Chemotherapy uses toxic chemicals to poison cancers. However, new individualized approaches, based on the genomes of the cancer and the patient, are having a profound effect on chemo effectiveness. All cancers have genetic mutations, and knowing those specific variations can direct treatment. Other genetic tests can determine whether a patient will respond well to a certain drug.

New radiation therapies are also being developed. Some facilities offer a technique, called the mammotome, in which a tiny radioactive seed is inserted for a short period of time, delivering highly targeted radiation to the tumor while leaving surrounding tissue undisturbed.

Published Research On Foods And Herbs

Your lifestyle and diet can affect your breast cancer risk.

We have long known that red meat and fried foods are associated with cancer. Sugar feeds inflammation and tumor growth. On the other hand, diets high in whole grains, fruits and vegetables contain natural antioxidants that have been shown to help prevent cancer.

Cruciferous vegetables like broccoli, kale and cauliflower are especially beneficial because they contain multiple compounds that act specifically against cancer and help balance hormones. A whole foods, low-glycemic (low-sugar) diet, combined with physical activity, has also been shown to protect against cancer risk. And you should always stay hydrated with plenty of filtered water.

Supplemental Help

Research shows that nutritional supplements can play an important role in protecting against breast cancer. Medicinal mushrooms such as Trametes versicolor, Ganoderma lucidum, Phellinus linteus; extracts of the herbs skullcap, astragalus and turmericthe flavonoid quercetin; and the compound DIM (diindolylmethane) have all shown effects against breast cancer.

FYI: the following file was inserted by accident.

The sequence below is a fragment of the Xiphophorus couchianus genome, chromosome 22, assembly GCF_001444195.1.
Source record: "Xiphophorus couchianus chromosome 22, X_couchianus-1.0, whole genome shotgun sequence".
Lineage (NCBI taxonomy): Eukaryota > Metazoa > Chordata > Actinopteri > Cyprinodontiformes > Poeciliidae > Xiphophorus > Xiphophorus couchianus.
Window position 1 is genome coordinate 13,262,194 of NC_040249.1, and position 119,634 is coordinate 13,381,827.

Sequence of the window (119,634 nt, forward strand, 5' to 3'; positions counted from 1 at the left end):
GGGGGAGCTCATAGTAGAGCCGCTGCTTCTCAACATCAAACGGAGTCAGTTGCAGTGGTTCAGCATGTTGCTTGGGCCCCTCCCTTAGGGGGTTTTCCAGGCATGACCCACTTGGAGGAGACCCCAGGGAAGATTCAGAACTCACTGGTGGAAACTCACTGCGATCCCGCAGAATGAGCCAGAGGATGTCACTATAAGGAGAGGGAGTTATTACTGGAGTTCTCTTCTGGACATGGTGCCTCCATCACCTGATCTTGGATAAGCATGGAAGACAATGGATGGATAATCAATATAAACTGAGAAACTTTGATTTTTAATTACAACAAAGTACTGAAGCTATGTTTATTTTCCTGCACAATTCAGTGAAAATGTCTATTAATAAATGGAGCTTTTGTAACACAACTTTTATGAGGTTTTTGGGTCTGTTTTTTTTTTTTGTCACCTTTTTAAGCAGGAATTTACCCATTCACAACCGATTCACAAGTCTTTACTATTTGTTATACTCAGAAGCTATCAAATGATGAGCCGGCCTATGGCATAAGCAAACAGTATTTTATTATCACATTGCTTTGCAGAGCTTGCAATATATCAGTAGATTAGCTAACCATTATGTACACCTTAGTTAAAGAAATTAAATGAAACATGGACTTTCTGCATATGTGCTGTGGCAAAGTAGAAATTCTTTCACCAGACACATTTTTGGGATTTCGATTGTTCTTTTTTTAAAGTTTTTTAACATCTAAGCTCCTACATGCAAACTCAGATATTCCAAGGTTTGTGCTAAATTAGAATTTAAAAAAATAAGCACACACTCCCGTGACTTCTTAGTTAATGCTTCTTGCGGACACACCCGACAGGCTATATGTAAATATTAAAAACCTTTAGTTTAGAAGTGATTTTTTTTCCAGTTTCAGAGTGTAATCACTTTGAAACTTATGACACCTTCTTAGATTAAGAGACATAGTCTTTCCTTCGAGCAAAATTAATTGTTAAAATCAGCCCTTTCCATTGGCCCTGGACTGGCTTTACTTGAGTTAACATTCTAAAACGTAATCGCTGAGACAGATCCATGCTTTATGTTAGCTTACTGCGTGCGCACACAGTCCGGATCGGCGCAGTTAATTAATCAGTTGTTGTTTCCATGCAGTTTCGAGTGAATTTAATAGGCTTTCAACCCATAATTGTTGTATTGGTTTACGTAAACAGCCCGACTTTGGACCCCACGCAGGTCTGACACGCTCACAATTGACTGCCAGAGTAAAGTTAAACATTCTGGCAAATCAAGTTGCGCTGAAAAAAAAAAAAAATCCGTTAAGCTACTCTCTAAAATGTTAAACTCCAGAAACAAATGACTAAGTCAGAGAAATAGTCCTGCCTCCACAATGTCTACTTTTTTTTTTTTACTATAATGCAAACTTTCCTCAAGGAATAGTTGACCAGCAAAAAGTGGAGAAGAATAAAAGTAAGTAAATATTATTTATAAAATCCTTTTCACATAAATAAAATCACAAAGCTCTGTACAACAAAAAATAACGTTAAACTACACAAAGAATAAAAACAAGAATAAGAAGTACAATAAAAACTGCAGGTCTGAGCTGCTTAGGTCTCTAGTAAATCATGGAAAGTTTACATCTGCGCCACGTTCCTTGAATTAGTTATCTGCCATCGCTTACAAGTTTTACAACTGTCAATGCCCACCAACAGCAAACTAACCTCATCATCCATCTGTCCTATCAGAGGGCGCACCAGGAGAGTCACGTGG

An integrative breast care formula containing these ingredients has been shown in a number of published studies to reduce breast cancer aggressiveness and decrease the expression of specific metastatic cancer genes.

A 2012 preclinical study on this advanced breast formula was performed at Indiana University and published in the journal Oncology Reports. Results demonstrated that the formula slowed highly aggressive triple negative breast cancer and prevented lung metastasis by up to 70 percent. Gene analysis showed that the combination of ingredients in this formula suppressed two genes implicated in the metastatic process: PLAU and CXCR4. These genetic findings had been previously reported in earlier studies on the same formula.

Another important supplement is modified citrus pectin (MCP), which blocks excess galectin-3 throughout the body, significantly reducing cancer growth and metastasis. A recent study published in Integrative Cancer Therapies showed that the combination of MCP and the breast formula mentioned above further reduced breast cancer and metastasis by up to 40 percent compared to controls. MCP also controls inflammation, boosts immunity against cancer and safely removes cancer-causing heavy metals from the body.

Mind-Body Connections

In all this, never forget the role chronic stress can play in fueling cancer. Use available tools to keep stress at bay: long walks, yoga, and spending time with friends and family. Remember, cancer hates positivity. Kill it with kindness, and don’t give in to pessimism.

Above all, we are seeing the most successes against breast cancer using highly individualized programs that take into account a person’s physical, mental and emotional health. The goal is to strategically combine a number of approaches that can work together synergistically to fight cancer while simultaneously supporting your health from many different angles.